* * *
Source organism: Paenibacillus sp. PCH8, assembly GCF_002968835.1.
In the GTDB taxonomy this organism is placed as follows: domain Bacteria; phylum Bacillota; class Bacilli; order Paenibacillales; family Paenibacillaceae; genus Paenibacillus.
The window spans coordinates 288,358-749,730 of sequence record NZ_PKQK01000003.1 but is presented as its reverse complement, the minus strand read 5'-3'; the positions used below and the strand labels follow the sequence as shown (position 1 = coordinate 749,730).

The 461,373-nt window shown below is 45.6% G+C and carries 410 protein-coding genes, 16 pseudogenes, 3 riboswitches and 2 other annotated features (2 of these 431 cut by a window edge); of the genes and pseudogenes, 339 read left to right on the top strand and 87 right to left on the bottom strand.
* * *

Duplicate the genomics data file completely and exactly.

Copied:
Source organism: Paenibacillus sp. PCH8, assembly GCF_002968835.1.
In the GTDB taxonomy this organism is placed as follows: domain Bacteria; phylum Bacillota; class Bacilli; order Paenibacillales; family Paenibacillaceae; genus Paenibacillus.
The window spans coordinates 288,358-749,730 of sequence record NZ_PKQK01000003.1 but is presented as its reverse complement, the minus strand read 5'-3'; the positions used below and the strand labels follow the sequence as shown (position 1 = coordinate 749,730).

The 461,373-nt window shown below is 45.6% G+C and carries 410 protein-coding genes, 16 pseudogenes, 3 riboswitches and 2 other annotated features (2 of these 431 cut by a window edge); of the genes and pseudogenes, 339 read left to right on the top strand and 87 right to left on the bottom strand.